Our son, Kenny
By Barbara Coppo

Have you ever wondered what it would be like to live in a world shrouded in a mask of vocal inability and your only communication was through guttural sounds? Imagine the fear and frustration surging through your body when you felt pain or needed something but couldn’t express it to those around you, so you instinctively take your frustrations out the only way you know how - on the people who love you most!

That is the life many children and adults like Kenny Coppo face daily. Kenny is an autistic 29-year-old boy in a man’s body. He was once a happy, healthy toddler who was curious and content, but turned into a distant and unmanageable child I could no longer control after receiving his DPT immunization at 19 mos old. Like all parents, I had simply followed doctor’s orders and governmental guidelines thinking I was protecting my baby from childhood diseases with his immunizations.

As Kenny’s behavior became increasingly bizarre and coupled with devastating seizures, I turned to professionals for help. They only encouraged institutionalization and said his autism would worsen with time. They warned the likelihood of non-verbal, autistic individuals to improve socially, or any other way, was discouragingly remote.

Although they were so right in many ways, I refused to believe he was as “retarded” as I was constantly told, and I searched endlessly for therapies and programs. In spite of a major communication breakthrough at the age of 17, where his thoughts exploded with the magic of Houdini and the innocence and honesty of the boy trapped inside, his intense compulsions became even more difficult to contend with as he grew older.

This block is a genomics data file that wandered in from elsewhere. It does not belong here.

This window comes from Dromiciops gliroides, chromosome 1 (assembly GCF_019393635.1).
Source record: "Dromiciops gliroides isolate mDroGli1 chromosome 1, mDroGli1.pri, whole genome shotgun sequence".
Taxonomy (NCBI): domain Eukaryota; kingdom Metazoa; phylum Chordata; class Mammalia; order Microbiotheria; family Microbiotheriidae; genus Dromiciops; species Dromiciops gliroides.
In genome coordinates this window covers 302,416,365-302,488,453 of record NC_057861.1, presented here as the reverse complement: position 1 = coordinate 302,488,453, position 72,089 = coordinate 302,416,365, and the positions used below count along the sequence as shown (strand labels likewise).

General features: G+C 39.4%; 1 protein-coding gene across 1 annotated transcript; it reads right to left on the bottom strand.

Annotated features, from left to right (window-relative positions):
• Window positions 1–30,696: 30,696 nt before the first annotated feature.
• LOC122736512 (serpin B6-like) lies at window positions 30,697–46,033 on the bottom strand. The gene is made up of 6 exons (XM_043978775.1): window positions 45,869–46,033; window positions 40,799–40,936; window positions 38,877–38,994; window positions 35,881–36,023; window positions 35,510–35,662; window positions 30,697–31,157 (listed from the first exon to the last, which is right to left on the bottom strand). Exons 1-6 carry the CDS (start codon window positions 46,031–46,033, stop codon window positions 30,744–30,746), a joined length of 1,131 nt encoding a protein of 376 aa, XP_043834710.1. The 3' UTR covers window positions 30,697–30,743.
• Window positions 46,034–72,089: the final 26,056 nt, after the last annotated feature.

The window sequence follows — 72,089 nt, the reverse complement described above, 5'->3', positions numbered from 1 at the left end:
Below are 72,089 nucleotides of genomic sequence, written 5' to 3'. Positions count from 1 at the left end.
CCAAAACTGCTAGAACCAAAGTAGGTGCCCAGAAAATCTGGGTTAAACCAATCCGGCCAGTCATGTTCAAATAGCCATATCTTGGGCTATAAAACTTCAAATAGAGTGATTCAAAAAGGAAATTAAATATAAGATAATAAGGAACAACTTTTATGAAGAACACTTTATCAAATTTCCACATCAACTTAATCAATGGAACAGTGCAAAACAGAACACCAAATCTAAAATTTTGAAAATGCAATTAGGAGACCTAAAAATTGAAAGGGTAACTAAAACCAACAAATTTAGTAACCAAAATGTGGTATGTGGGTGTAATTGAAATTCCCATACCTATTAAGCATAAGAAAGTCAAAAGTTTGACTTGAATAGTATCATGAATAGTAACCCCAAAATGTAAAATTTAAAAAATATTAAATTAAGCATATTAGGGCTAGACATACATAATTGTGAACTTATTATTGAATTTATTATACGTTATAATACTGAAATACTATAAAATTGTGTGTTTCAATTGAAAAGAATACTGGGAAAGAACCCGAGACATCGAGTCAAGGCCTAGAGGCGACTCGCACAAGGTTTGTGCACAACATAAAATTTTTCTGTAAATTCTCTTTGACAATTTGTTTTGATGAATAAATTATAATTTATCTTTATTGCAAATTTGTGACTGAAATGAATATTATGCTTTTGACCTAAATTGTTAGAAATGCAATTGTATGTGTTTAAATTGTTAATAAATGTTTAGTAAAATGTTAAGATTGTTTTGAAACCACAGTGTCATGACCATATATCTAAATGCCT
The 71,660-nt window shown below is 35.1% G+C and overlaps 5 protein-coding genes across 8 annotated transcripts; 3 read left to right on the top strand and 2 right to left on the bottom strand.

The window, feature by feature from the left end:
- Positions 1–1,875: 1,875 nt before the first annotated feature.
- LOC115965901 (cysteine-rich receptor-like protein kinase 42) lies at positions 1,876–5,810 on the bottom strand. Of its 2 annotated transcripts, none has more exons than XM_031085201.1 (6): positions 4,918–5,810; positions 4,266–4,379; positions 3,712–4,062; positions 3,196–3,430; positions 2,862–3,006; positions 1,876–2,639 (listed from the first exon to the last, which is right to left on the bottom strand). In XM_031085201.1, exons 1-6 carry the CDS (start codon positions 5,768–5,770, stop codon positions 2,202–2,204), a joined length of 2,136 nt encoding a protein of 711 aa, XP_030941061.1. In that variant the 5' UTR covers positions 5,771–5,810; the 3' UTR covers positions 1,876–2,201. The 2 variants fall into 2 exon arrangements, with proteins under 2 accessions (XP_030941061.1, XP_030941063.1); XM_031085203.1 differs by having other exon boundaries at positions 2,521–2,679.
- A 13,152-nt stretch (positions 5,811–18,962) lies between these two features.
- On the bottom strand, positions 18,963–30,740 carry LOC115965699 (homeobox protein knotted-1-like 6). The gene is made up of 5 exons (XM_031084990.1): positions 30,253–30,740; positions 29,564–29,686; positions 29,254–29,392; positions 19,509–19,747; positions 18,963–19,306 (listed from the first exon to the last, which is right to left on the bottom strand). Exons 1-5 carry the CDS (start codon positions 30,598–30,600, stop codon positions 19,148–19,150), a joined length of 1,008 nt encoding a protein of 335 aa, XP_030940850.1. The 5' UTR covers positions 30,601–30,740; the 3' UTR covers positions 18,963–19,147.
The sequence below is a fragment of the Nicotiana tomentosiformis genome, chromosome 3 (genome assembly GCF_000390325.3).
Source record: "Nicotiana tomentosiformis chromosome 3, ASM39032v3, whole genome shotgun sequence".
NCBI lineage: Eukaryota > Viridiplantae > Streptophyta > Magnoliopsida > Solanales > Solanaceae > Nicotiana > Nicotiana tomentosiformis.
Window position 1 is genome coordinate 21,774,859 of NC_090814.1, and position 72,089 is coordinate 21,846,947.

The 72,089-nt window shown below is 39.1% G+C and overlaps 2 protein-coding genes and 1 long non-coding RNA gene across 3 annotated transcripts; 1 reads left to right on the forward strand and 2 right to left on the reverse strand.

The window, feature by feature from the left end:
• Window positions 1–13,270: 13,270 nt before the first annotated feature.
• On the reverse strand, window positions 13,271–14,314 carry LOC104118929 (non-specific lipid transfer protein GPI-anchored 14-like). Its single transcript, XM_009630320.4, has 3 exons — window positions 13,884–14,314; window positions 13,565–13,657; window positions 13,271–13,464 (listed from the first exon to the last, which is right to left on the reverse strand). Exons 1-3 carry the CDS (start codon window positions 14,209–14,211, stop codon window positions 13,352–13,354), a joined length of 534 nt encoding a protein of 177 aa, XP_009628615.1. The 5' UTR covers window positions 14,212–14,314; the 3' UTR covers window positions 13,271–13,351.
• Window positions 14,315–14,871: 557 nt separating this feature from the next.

In spite of the continuous challenges facing us daily, our love for Kenny is never ending. He constantly surprises us with his uncanny abilities, which go beyond the normal. While I cry over my worries for him, he makes us laugh with his silly antics. No one ever forgets Kenny once they meet him. He has taught me the true value of what is really precious in life and worth fighting for. Once I was told by a doctor of medicine that I would eventually grow to resent my son, but the truth is, I love him more each day!

For parents feeling skeptical about their child’s routine vaccinations, here are some precautionary measures to follow based on data from the National Vaccine Information Center. Although there were no predetermining factors in Kenny’s history, this list can be helpful in preventing a negative outcome for your child. There are victims of vaccine damage from bad batches, mercury levels and babies whose blood brain barriers were not mature enough to deal with the toxins in the shots, so it is important to discuss all of these items with your child’s doctor.

1. Make sure your baby has not been sick with numerous colds or ear infections in the months prior to receiving vaccinations.
2. Don't vaccinate if there is a history of seizures on either side of family.
3. Wait until baby is older before vaccines and give smaller dosages.
4. Don't agree to extra combinations of vaccines to save time and money.
5. Ask for the Japanese version of 'pertussis'.
6. Wait until premature babies have caught up with their weight and health.
7. Make sure there is no mercury in vaccines.
8. Don't be quick to get routine shots just because they say they are required. Ask questions.
9. Don't vaccinate if there are extreme milk allergies in the family.
10. Ask for the lot number of the vaccine in case there is a problem later.

Barbara Coppo is the author of The Boy in the Window (Morgan James Publishers, Nov 2007)

Author's Bio: 

Barbara Coppo was born in Cleveland, Ohio and was raised in Vallejo, California. She has owned a jewelry store, sold real estate and worked as an esthetician. Her hobby was painting, and she sold several pictures to Sears years ago.

For the last 28 years, she has spent most of her time caring for, and researching treatment plans and programs for her son Kenny, who suffered brain damage at 19 months old after his d.p.t. vaccine. Kenny lives with his mother and father in the California Bay Area. Barbara also has a daughter, Rhonda, and two Grandsons, Jake and Mike.

With the proceeds of this book, she hopes to open a center for young adults suffering with autism. Please visit www.theboyinthewindow.com.